The next time you’re attending a children’s soccer game, the next time you’re at a park or community swimming pool, the next time you’re picking up children from school, look around at the kids who are playing. On average, one out of every six of those children doesn’t have enough to eat.
That statistic is startling. And the consequences are severe. Children who go hungry get less of the nutrition they need to grow and develop. They tend of perform more poorly at school than their peers, as it’s hard to concentrate when your stomach is rumbling and your blood sugar is plummeting.
Most of us recognize that there are people in our communities who don’t have enough to eat. But it can be hard to understand the scale of the problem.
A new effort to address hunger in Wyoming could help change that. First Lady Jennie Gordon announced in October the Wyoming Hunger Initiative. It aims to address a challenge within the constellation of groups that strive to address hunger in the Equality State. While there are many agencies and organizations that are working on the issue, there is no statewide food policy council in Wyoming to leverage that great work into a broader effort.
You have free articles remaining.
The Wyoming Hunger Initiative aims to gather all of those individual groups and harness them into a more focused effort. This is a smart approach. We are lucky to have so many organizations and people doing valuable work to reduce the number of people who lack for food in Wyoming. But a coordinated approach can offer several benefits.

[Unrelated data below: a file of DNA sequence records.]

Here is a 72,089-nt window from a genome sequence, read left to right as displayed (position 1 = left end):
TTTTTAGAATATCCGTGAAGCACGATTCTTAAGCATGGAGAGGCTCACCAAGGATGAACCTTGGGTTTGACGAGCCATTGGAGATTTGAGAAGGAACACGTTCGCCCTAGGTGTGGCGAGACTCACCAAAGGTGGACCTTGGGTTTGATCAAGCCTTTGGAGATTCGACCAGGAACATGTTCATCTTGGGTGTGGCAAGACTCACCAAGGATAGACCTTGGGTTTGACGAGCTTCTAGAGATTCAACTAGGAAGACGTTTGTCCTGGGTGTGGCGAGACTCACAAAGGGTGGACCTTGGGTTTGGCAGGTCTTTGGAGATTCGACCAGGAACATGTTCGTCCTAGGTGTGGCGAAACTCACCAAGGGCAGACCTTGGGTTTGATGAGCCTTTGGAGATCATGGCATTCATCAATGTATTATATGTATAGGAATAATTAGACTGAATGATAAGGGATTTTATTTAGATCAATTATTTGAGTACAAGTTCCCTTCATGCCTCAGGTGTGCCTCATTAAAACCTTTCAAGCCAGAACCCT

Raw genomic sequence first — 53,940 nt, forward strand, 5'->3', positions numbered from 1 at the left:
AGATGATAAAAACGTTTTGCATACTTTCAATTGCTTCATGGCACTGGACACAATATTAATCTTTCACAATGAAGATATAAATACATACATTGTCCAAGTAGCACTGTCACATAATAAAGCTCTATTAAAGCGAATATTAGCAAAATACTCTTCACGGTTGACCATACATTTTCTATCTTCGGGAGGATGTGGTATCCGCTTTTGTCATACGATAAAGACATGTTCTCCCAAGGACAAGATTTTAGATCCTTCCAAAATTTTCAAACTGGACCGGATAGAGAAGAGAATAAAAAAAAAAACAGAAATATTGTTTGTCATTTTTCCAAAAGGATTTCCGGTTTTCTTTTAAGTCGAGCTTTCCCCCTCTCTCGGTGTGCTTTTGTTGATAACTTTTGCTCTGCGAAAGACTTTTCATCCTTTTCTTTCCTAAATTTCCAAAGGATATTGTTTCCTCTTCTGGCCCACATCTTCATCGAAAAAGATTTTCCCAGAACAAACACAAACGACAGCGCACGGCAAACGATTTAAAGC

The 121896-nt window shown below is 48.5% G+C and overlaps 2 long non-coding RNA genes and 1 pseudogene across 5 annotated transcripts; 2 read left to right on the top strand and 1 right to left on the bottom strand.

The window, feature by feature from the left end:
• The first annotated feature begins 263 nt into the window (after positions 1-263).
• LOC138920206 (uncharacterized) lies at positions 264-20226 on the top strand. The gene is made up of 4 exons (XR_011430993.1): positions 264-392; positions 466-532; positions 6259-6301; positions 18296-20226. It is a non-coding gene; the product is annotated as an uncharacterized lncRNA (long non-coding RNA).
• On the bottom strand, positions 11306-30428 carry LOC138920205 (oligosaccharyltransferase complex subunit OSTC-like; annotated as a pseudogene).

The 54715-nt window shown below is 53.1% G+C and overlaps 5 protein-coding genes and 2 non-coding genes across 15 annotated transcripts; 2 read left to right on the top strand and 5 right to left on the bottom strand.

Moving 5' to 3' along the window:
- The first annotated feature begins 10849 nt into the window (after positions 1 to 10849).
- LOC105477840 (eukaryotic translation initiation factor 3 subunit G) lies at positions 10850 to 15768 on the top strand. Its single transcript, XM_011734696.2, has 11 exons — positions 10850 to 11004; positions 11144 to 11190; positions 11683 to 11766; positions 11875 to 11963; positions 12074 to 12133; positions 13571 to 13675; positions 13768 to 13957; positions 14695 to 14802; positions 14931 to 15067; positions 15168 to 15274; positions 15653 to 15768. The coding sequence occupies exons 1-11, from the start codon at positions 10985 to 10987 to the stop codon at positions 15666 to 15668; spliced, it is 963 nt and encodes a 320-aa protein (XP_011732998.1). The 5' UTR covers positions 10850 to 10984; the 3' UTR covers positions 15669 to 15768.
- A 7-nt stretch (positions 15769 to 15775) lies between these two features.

For one, a statewide network will help to ensure that certain communities don’t fall through the cracks. This is especially important in Wyoming, where towns are so often small and isolated from one another.
A collaborative approach will also harness the talents and abilities of many dedicated workers and volunteers into a more potent effort. Hunger is a major problem, and if we are going to defeat it, we need to work together.
Gordon deserves praise for her approach to the problem. Rather than stepping in on day one, she spent months listening and learning. She traveled the state, getting information on what was already being done and where support was needed. It was only then, nine months after the inauguration, that she launched the effort.
We’re optimistic that it will help address this vexing issue. In a time of mass polarization, all of Wyoming can get behind an initiative to reduce the number of people who go through the day without enough to eat. In a state like ours, no one should go hungry.